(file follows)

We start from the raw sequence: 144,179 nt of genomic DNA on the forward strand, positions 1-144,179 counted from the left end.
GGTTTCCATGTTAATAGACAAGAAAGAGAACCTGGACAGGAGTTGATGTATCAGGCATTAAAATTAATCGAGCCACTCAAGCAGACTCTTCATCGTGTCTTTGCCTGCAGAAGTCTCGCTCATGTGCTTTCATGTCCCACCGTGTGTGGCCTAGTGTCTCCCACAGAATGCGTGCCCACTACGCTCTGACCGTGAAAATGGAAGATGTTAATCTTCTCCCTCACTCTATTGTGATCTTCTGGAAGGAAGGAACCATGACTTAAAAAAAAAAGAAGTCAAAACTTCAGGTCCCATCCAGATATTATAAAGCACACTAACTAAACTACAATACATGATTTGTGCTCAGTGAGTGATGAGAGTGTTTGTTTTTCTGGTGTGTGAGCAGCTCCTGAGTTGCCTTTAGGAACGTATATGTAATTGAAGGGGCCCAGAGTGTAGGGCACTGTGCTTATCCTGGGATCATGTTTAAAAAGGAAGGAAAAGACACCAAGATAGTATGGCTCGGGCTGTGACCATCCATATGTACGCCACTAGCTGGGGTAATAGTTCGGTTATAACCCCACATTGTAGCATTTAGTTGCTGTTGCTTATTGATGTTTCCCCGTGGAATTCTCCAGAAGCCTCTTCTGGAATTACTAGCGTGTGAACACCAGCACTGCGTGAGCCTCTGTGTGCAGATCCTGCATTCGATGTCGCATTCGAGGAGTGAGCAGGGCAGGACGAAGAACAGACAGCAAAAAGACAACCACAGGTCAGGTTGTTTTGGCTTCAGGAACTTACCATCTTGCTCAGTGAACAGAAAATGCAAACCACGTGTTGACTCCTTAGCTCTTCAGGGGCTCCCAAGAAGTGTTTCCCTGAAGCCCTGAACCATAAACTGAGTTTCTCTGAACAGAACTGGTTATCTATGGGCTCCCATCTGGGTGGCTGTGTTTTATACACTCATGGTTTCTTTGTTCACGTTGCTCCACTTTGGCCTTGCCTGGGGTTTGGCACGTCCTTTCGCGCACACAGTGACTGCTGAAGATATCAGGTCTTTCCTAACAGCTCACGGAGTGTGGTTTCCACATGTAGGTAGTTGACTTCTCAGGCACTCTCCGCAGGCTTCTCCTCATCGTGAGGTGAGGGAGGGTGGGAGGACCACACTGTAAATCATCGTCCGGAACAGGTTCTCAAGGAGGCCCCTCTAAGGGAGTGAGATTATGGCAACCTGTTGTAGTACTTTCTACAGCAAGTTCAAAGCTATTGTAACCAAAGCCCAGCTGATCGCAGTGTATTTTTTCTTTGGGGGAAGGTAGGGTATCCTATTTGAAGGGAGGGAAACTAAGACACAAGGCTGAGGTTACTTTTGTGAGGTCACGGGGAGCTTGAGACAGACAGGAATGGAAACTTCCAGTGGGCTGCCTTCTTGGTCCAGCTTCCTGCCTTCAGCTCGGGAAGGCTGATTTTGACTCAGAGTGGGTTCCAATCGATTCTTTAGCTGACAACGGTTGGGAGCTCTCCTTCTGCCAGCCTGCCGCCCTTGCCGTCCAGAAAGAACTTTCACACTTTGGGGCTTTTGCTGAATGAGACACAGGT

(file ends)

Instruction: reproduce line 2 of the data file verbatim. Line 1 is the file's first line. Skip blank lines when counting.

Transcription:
GGTTTCCATGTTAATAGACAAGAAAGAGAACCTGGACAGGAGTTGATGTATCAGGCATTAAAATTAATCGAGCCACTCAAGCAGACTCTTCATCGTGTCTTTGCCTGCAGAAGTCTCGCTCATGTGCTTTCATGTCCCACCGTGTGTGGCCTAGTGTCTCCCACAGAATGCGTGCCCACTACGCTCTGACCGTGAAAATGGAAGATGTTAATCTTCTCCCTCACTCTATTGTGATCTTCTGGAAGGAAGGAACCATGACTTAAAAAAAAAAGAAGTCAAAACTTCAGGTCCCATCCAGATATTATAAAGCACACTAACTAAACTACAATACATGATTTGTGCTCAGTGAGTGATGAGAGTGTTTGTTTTTCTGGTGTGTGAGCAGCTCCTGAGTTGCCTTTAGGAACGTATATGTAATTGAAGGGGCCCAGAGTGTAGGGCACTGTGCTTATCCTGGGATCATGTTTAAAAAGGAAGGAAAAGACACCAAGATAGTATGGCTCGGGCTGTGACCATCCATATGTACGCCACTAGCTGGGGTAATAGTTCGGTTATAACCCCACATTGTAGCATTTAGTTGCTGTTGCTTATTGATGTTTCCCCGTGGAATTCTCCAGAAGCCTCTTCTGGAATTACTAGCGTGTGAACACCAGCACTGCGTGAGCCTCTGTGTGCAGATCCTGCATTCGATGTCGCATTCGAGGAGTGAGCAGGGCAGGACGAAGAACAGACAGCAAAAAGACAACCACAGGTCAGGTTGTTTTGGCTTCAGGAACTTACCATCTTGCTCAGTGAACAGAAAATGCAAACCACGTGTTGACTCCTTAGCTCTTCAGGGGCTCCCAAGAAGTGTTTCCCTGAAGCCCTGAACCATAAACTGAGTTTCTCTGAACAGAACTGGTTATCTATGGGCTCCCATCTGGGTGGCTGTGTTTTATACACTCATGGTTTCTTTGTTCACGTTGCTCCACTTTGGCCTTGCCTGGGGTTTGGCACGTCCTTTCGCGCACACAGTGACTGCTGAAGATATCAGGTCTTTCCTAACAGCTCACGGAGTGTGGTTTCCACATGTAGGTAGTTGACTTCTCAGGCACTCTCCGCAGGCTTCTCCTCATCGTGAGGTGAGGGAGGGTGGGAGGACCACACTGTAAATCATCGTCCGGAACAGGTTCTCAAGGAGGCCCCTCTAAGGGAGTGAGATTATGGCAACCTGTTGTAGTACTTTCTACAGCAAGTTCAAAGCTATTGTAACCAAAGCCCAGCTGATCGCAGTGTATTTTTTCTTTGGGGGAAGGTAGGGTATCCTATTTGAAGGGAGGGAAACTAAGACACAAGGCTGAGGTTACTTTTGTGAGGTCACGGGGAGCTTGAGACAGACAGGAATGGAAACTTCCAGTGGGCTGCCTTCTTGGTCCAGCTTCCTGCCTTCAGCTCGGGAAGGCTGATTTTGACTCAGAGTGGGTTCCAATCGATTCTTTAGCTGACAACGGTTGGGAGCTCTCCTTCTGCCAGCCTGCCGCCCTTGCCGTCCAGAAAGAACTTTCACACTTTGGGGCTTTTGCTGAATGAGACACAGGT